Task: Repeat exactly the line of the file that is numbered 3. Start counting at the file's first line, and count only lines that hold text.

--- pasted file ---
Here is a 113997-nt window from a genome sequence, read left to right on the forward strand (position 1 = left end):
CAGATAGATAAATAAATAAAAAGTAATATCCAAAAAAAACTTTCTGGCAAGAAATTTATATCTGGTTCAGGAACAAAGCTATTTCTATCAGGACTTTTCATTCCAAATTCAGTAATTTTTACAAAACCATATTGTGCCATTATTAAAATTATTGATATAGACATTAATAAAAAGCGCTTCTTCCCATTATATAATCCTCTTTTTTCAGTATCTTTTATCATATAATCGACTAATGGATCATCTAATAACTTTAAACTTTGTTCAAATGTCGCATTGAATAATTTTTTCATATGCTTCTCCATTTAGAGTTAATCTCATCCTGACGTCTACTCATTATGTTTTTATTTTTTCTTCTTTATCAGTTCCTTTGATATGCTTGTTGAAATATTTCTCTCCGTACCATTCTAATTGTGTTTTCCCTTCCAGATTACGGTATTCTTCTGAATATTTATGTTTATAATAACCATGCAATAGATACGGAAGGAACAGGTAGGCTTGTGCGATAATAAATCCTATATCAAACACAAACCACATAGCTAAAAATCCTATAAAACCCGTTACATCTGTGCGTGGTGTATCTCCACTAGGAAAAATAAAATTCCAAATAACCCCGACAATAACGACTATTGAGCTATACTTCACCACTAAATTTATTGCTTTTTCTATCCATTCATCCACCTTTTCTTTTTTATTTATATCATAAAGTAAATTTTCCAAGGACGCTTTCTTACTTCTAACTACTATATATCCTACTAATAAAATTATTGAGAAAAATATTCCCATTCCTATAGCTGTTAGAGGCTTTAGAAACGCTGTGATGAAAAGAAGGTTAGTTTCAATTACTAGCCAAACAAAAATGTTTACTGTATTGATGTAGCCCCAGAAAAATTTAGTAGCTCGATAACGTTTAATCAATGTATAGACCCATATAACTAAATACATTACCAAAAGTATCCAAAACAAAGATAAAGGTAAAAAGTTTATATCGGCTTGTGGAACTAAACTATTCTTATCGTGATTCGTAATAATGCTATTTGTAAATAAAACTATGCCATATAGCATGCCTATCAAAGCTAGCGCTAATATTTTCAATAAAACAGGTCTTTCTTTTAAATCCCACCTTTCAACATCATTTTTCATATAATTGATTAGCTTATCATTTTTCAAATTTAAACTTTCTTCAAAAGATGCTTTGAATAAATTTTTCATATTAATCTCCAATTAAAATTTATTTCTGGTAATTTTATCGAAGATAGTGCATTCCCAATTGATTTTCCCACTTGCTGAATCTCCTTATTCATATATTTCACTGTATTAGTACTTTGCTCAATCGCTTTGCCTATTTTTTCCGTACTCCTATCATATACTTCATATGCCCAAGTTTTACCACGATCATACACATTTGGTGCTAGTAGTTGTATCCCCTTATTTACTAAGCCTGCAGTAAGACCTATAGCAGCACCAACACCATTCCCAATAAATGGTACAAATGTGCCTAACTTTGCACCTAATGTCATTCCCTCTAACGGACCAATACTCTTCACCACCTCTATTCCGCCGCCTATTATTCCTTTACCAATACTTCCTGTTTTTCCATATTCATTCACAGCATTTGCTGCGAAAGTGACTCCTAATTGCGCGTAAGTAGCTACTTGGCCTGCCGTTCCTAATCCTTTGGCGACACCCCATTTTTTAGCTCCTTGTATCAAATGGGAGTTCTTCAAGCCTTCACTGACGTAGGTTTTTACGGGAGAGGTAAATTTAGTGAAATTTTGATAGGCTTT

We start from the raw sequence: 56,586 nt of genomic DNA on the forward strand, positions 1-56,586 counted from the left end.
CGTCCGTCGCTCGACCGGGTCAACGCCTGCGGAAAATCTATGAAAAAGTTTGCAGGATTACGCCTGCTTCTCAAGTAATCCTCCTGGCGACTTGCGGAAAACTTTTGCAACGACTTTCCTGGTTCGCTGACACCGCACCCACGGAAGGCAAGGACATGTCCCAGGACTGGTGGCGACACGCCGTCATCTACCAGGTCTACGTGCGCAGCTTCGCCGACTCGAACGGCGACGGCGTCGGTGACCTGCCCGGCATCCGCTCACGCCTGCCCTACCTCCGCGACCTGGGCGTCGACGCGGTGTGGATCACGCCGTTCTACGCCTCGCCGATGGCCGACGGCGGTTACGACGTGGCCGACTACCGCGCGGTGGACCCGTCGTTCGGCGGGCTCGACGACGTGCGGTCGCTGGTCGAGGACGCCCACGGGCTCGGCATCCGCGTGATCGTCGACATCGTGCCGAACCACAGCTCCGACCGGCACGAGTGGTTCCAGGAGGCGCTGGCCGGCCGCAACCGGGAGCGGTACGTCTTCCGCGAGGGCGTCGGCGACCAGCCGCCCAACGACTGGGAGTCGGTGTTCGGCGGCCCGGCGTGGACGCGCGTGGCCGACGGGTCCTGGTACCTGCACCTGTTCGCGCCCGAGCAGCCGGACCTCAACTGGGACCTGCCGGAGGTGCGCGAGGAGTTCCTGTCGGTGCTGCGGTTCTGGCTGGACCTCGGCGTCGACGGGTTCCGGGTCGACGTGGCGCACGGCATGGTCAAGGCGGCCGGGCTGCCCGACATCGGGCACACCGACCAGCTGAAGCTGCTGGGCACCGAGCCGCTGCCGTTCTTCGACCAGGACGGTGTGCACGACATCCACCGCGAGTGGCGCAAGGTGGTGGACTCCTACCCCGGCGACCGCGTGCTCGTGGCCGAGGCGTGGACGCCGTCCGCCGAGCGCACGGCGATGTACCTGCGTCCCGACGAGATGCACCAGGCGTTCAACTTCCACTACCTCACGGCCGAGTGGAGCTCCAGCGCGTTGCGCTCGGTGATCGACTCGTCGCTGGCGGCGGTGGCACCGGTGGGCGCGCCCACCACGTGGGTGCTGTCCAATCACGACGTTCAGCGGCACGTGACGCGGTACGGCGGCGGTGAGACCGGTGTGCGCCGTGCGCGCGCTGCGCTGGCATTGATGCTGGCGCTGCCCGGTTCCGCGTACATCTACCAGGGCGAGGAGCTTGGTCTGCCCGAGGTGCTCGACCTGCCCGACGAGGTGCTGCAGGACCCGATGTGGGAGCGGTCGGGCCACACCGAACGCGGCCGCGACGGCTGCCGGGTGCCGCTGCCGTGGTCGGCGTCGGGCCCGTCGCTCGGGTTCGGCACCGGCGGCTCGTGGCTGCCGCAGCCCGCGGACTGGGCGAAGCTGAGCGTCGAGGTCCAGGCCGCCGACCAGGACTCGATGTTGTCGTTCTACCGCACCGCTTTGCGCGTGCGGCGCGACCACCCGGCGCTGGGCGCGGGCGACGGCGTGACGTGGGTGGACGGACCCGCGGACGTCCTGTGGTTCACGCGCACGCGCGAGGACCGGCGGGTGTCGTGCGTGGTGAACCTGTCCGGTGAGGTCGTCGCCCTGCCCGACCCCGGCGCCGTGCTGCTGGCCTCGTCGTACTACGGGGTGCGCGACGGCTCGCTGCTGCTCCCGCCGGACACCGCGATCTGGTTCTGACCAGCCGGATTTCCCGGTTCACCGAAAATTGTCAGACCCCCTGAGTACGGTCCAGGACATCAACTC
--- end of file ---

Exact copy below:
We start from the raw sequence: 56,586 nt of genomic DNA on the forward strand, positions 1-56,586 counted from the left end.